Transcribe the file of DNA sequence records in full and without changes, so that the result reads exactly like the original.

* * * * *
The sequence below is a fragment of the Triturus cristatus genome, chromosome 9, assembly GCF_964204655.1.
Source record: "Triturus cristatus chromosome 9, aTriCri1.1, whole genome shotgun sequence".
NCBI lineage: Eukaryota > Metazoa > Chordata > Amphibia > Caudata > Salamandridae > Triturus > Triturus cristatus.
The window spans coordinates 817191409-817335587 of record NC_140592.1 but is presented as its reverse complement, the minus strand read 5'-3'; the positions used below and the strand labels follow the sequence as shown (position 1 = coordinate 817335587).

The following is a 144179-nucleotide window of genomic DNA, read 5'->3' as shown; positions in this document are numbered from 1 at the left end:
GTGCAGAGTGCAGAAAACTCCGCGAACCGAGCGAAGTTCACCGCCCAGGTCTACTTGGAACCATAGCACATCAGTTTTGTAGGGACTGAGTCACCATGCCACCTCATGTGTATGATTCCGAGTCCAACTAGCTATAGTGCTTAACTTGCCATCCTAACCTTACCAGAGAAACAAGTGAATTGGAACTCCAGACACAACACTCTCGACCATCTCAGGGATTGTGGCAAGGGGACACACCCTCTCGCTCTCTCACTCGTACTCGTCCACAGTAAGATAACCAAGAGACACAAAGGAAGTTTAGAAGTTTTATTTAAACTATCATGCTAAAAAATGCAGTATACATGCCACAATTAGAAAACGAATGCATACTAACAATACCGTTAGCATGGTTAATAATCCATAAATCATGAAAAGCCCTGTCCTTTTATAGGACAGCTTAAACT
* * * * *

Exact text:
The sequence below is a fragment of the Triturus cristatus genome, chromosome 9, assembly GCF_964204655.1.
Source record: "Triturus cristatus chromosome 9, aTriCri1.1, whole genome shotgun sequence".
NCBI lineage: Eukaryota > Metazoa > Chordata > Amphibia > Caudata > Salamandridae > Triturus > Triturus cristatus.
The window spans coordinates 817191409-817335587 of record NC_140592.1 but is presented as its reverse complement, the minus strand read 5'-3'; the positions used below and the strand labels follow the sequence as shown (position 1 = coordinate 817335587).

The following is a 144179-nucleotide window of genomic DNA, read 5'->3' as shown; positions in this document are numbered from 1 at the left end:
GTGCAGAGTGCAGAAAACTCCGCGAACCGAGCGAAGTTCACCGCCCAGGTCTACTTGGAACCATAGCACATCAGTTTTGTAGGGACTGAGTCACCATGCCACCTCATGTGTATGATTCCGAGTCCAACTAGCTATAGTGCTTAACTTGCCATCCTAACCTTACCAGAGAAACAAGTGAATTGGAACTCCAGACACAACACTCTCGACCATCTCAGGGATTGTGGCAAGGGGACACACCCTCTCGCTCTCTCACTCGTACTCGTCCACAGTAAGATAACCAAGAGACACAAAGGAAGTTTAGAAGTTTTATTTAAACTATCATGCTAAAAAATGCAGTATACATGCCACAATTAGAAAACGAATGCATACTAACAATACCGTTAGCATGGTTAATAATCCATAAATCATGAAAAGCCCTGTCCTTTTATAGGACAGCTTAAACT